Classic Books

During my last trip, which lasted 5 weeks, I read the Koran, the Holy Writings for Muslims. Honestly, I have to say that the book is not on par with our Bible. But I’ll write a more detailed report on the Koran some other time.

I’d like to share what I’m reading these days. For the last year or so, I’ve read almost nothing but classics. People say we live in the Information Age. But most information is inessential. We can go without watching TV or reading the newspaper for months and have no big change in the quality of our lives. Classic books are both more useful for our lives and more entertaining.

I started with the 10 most influential 20th century Christian books as ranked by Christianity Today. C.S. Lewis’s Mere Christianity, which we studied during the Three-Strand early morning prayer meetings, tops the list. Also included is Celebration of Discipline, a book we use for one of our Life Series Bible studies.

After I finished reading the books on that list, I got a list of the 100 most influential books in shaping the world today. I picked a few books from this list and read them.

Let me share my thoughts on two books I read. One is The Republic by Plato. I read it twice because it was so interesting to find that many modern ideas are just rehashing of ideas written in this book. The other book is The Prince by Machiavelli. His thesis is that the major duty of princes is to keep peace among people and nations. To do that, they must rely on wisdom and diplomacy, which seemed to me euphemisms for violence and treachery.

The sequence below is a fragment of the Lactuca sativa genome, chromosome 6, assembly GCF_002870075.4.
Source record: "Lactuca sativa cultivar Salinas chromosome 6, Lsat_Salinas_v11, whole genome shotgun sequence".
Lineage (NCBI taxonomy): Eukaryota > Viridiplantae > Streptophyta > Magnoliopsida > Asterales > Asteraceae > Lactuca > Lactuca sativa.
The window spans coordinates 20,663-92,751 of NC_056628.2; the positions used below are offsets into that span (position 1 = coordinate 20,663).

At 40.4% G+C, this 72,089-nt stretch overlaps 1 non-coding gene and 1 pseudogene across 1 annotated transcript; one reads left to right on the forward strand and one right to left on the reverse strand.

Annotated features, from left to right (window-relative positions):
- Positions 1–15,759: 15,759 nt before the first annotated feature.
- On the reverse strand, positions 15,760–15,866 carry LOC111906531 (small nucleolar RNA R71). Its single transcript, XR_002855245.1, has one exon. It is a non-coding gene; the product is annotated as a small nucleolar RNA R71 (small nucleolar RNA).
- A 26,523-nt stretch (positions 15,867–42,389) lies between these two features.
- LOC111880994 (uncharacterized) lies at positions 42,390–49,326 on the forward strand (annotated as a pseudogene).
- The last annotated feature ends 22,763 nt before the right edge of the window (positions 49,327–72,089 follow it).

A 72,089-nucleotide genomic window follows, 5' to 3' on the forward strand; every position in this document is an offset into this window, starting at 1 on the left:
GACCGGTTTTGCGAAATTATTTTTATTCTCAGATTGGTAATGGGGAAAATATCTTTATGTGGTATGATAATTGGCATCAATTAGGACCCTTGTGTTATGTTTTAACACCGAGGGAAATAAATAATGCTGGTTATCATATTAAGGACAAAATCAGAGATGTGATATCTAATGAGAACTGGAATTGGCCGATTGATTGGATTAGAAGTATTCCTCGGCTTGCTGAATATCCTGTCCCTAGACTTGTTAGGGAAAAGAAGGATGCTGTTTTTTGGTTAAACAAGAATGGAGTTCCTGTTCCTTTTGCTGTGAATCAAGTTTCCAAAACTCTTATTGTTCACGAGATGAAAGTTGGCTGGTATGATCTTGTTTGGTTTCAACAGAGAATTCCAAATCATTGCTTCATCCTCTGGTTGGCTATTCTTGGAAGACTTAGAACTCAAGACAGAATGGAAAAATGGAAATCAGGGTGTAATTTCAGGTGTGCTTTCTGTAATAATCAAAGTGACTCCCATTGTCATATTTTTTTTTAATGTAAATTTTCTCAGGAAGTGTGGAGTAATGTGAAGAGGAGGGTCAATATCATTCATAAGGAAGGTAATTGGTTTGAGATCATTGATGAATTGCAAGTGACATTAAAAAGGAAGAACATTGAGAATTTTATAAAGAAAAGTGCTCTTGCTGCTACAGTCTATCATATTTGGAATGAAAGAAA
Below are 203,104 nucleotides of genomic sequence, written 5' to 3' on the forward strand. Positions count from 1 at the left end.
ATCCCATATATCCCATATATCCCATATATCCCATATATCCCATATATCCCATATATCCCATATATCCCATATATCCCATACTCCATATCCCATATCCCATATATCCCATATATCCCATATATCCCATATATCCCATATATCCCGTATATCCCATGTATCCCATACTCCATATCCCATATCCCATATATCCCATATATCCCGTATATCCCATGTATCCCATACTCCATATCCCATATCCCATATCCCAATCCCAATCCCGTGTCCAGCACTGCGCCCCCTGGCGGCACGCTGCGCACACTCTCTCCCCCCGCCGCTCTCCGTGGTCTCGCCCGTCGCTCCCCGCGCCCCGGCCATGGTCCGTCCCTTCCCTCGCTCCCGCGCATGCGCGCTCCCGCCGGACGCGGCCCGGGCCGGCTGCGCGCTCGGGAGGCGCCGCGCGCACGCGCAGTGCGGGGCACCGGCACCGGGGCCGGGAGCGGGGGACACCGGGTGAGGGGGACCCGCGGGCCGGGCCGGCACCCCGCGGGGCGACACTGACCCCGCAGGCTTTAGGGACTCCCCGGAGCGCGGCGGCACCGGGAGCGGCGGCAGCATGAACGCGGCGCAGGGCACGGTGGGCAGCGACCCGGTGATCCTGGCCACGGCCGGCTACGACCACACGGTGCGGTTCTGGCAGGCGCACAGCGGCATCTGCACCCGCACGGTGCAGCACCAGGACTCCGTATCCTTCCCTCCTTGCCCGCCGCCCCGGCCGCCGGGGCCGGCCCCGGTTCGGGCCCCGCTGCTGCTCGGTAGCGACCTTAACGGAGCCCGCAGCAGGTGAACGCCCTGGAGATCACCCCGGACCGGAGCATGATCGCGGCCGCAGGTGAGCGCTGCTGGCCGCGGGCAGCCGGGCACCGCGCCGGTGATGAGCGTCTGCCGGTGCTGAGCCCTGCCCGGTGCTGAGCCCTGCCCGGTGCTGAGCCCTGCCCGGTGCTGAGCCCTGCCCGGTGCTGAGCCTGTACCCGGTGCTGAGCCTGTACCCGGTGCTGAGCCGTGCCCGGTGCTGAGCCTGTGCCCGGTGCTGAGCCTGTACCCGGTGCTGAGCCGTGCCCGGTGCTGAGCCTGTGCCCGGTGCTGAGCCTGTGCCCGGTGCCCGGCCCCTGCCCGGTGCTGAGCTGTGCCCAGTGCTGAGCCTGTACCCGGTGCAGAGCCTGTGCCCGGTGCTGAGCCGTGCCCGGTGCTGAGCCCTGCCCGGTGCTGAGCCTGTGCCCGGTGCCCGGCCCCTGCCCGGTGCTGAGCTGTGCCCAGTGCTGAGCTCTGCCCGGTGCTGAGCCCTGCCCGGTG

Classic books attain their status because they present ideas and human emotions that transcend time. They help us understand human beings and human lives. One particular benefit for Christians of reading classics is that they show the limits of humans and human efforts. For example, in The Republic, Socrates suggests ways to build an ideal society. But it’s obvious that the possibility of accomplishing it is nil because such schemes depend on too many unrealistic conditions that human beings cannot meet.

As I read the Prince, I learned about people who are driven by success and better understood their motivation and their behavior. But the book clearly shows that real peace cannot be obtained through what the author suggests, and reveals how superior Jesus’ ways are. Macchiavelli wrote that peace can only be obtained through force, but Jesus said, “All those who take up the sword shall perish by the sword.” The book argues that peace can only be achieved by scheming princes, but Jesus said, “Whoever wishes to be first among you shall be slave of all.” Men cannot obtain peace or form an ideal society on their own: we need God.

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